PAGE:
There is so much to love about this album. First up, Suntoucher. Six and a half minutes of the highly talented Jeru the Damaja channeled into a new world of groovy electronica. “Focus like a samurai, stronger than a Mai Tai”. Massive rhymes. You can read more of my thoughts on Jeru and this track here.

Suntoucher is followed by Superstylin’ which still hits different. The BBC wrote at the time that its bass line was “big enough to bowl over a bungalow.” You’ll understand when you listen to it.

And then we have My Friend. Try and listen to the opening two seconds and not get carried away.

Finally, a new find for me is Fogma. Groove Armada pick up a sample from the (now heavily overplayed) Bam Bam by Sister Nancy and take it into pretty brutal Chemical Brothers electro club territory.

All in all, the album is a classic. Not much more needs to be said.

Eye of the Storm – Justin Martin

I have to admit, this new snorter from Justin Martin really caught me off guard.

The build up is a relentless industrial hum which didn’t fill me with confidence. But wait until 2 minutes in (by which point you’ll feel fucking on edge) and there is a massive hi-hat-led drum fill which fires into colossal synths and plucked melodies that just shine. Real ‘shivers down your spine’ territory this one. Turn it loud.

My only criticism, and this is a serious one, is that the track is so short. At 3 mins 33 secs it only has time for 1 minute of the good stuff, and then it exits as quickly as it came. I’ll be keeping my eyes out for an extended edit.

Bonus tracks: Justin doesn’t play about does he? I’ve posted another solid gold Justin Martin number for your delectation below. Or you can also read my thoughts on his remix of Marshall Jefferson’s Mushrooms here.

It’s A Business Doing Pleasure With You – Panthera Krause

Coming at you this fine Wednesday morning with German producer Panthera Krause’s It’s a Business Doing Pleasure With You. It has been described as “…lush, funky and highly infectious…” and who am I to disagree?

My pick is Birthday Club. It has an inventive double time synth line that might be annoying if it wasn’t so goddamned groovy. Imagine the kind of track that Project Pablo and Matthew Herbert would get silly to and you won’t be far off.

Another fave is the title track from the album which closes out the release. The piano chords have a touch of the Harvey Sutherland’s about them, which is never a bad thing. Enjoy.

Animal – LUMP

As the final track will tell you, LUMP is the product of Mike Lindsay and Laura Marling. Laura Marling hardly needs an introduction, as one of the leading folk artists over the last 15 years. Mike Lindsay is best known for his role in the folktronica band Tunng, but has an impressive list of producer credits spanning pop, rock and R&B. Their co-creation is LUMP, which they characterise as both a mythical creature and a creative mindset that the pair invoke to create music together.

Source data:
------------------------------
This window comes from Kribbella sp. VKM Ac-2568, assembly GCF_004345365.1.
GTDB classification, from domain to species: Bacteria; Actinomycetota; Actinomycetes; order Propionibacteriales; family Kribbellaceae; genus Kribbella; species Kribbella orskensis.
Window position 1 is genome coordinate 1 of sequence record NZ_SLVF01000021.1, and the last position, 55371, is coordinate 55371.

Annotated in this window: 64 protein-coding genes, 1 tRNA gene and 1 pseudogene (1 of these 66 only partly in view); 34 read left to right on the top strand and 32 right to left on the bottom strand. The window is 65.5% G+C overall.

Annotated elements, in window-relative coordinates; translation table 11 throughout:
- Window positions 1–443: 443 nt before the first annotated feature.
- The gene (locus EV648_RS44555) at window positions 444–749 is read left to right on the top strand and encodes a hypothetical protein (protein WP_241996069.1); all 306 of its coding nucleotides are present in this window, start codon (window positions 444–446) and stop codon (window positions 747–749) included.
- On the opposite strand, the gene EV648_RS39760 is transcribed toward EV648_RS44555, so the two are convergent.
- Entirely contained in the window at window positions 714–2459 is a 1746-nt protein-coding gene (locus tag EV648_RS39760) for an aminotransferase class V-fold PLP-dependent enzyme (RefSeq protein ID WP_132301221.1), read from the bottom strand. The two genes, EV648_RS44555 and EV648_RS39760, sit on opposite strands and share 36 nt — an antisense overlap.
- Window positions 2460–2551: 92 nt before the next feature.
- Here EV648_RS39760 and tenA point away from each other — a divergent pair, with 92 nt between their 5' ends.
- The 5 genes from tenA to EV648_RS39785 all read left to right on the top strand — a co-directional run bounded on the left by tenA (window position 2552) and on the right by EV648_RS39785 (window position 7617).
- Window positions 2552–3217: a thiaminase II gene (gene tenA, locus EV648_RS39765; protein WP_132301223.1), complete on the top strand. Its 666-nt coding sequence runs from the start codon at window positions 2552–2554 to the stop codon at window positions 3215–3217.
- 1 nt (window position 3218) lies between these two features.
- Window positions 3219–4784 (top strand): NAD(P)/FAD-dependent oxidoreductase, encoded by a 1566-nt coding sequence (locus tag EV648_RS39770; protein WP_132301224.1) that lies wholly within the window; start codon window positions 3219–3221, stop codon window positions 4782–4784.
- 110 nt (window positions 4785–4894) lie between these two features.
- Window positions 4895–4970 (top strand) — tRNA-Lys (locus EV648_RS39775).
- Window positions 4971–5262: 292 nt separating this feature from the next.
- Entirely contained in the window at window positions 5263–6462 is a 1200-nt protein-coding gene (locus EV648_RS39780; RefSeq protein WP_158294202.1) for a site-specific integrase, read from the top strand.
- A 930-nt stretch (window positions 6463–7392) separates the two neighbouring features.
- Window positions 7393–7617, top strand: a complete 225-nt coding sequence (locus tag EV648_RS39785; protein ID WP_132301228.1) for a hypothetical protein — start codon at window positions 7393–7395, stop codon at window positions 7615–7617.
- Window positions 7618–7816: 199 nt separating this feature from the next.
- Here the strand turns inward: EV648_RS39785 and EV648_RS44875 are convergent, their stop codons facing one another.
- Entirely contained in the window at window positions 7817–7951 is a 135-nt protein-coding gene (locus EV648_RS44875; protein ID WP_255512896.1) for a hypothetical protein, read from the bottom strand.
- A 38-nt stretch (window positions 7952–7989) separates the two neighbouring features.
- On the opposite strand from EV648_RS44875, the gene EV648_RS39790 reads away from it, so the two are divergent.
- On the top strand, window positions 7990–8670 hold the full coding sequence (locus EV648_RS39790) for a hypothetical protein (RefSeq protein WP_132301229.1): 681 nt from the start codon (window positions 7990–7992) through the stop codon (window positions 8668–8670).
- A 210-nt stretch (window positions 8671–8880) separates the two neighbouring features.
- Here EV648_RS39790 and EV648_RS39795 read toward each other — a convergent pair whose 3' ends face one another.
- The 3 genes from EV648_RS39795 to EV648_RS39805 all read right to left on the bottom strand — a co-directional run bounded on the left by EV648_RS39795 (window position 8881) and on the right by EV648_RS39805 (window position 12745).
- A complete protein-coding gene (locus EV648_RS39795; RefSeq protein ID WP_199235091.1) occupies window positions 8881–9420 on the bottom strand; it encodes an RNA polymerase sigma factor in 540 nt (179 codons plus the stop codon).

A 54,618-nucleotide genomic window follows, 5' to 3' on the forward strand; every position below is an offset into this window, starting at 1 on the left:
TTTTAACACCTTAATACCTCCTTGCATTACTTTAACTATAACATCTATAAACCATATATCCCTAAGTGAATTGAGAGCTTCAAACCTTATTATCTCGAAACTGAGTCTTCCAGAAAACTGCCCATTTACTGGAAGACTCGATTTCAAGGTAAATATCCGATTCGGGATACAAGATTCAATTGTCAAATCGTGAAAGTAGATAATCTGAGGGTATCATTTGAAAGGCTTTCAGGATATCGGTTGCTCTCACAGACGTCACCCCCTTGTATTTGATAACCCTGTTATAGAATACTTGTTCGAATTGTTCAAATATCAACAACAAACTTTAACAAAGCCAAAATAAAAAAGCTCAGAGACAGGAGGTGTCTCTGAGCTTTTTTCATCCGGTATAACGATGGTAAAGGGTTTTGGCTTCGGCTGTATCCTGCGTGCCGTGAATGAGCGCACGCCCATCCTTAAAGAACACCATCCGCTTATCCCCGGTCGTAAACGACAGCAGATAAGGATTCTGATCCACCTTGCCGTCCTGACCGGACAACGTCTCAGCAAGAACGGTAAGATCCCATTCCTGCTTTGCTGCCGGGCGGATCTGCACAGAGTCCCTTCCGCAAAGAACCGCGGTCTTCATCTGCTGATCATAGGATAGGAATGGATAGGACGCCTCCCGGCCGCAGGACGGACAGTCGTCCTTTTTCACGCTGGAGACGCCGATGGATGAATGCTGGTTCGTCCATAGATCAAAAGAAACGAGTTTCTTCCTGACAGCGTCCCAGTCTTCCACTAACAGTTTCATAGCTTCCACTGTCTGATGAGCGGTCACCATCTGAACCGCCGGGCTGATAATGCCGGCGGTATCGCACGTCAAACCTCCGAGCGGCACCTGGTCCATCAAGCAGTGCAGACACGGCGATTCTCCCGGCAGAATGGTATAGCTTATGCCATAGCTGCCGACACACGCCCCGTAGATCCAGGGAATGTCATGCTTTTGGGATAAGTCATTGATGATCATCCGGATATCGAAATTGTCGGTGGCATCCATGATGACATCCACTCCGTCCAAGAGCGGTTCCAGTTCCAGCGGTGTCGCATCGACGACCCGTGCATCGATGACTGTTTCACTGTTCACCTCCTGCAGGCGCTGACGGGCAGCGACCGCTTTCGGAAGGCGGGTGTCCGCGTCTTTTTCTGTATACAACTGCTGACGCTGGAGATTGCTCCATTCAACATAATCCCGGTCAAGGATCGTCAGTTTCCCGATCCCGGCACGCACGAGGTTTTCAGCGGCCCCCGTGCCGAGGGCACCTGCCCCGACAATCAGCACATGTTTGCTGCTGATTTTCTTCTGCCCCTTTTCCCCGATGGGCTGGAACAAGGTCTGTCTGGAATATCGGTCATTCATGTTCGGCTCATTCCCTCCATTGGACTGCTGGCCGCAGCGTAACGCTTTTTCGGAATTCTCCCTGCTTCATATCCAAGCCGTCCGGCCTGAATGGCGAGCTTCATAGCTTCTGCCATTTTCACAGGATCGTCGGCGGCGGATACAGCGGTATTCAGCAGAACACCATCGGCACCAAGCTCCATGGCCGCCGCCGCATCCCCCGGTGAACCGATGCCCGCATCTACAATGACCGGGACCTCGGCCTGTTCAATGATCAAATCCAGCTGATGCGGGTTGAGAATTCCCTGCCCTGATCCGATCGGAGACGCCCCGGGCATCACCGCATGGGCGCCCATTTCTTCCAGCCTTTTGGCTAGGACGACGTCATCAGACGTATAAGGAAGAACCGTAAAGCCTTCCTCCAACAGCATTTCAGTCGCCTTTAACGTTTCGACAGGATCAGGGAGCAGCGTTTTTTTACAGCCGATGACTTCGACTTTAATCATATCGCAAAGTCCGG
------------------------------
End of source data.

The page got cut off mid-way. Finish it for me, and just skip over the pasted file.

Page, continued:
So, Animal; the talent of Laura as a writer and vocalist is evident throughout the album. Her vocals have a unique, instantly recognisable quality that work just as well in this more electronic setting as her usual acoustic folk. Similarly, Mike’s production quality is high. The music for each track (with the possible exception of Phantom Limb) is interesting to the ear, but without being jarring. Pairing those qualities is a tough thing to do. Contributing to this, some of the album is written in a 7/4 time signature – it gives it a sense of urgency, but never feels forced. The third single from the album, also titled Animal, is where this combination comes together best. The final single, We Cannot Resist, is another pleasing pop track (although slightly marred by the use of a gimmicky vocoder).

There is a lot to really like about the the album, which leaves me questioning why I like it but don’t love it. I think the answer lies in my favourite track on the album, Oberon. It is 2 minutes of beautiful, heartbreaking songwriting. The tenderness of the music and the lyrics feel perfectly in sync. This level of synchronicity feels within reach throughout the whole album, but the energies of singer and producer never align as well as they do there. This is illustrated by the final track Phantom Limb which immediately follows and seems to have been written in an intentionally discordant way. Maybe I just don’t get it, but it doesn’t land for me. That said, overall Animal is a really intriguing listen with a good number of really high quality tracks.

As a sidenote, I had the pleasure of listening to the Premiere of Animal at a Pitchblack Playback event – a blindfolded immersive album-listening experience – I highly recommend checking out their events if you are London or Auckland-based and see an event that piques your interest.

Photo credit: Christian Cargill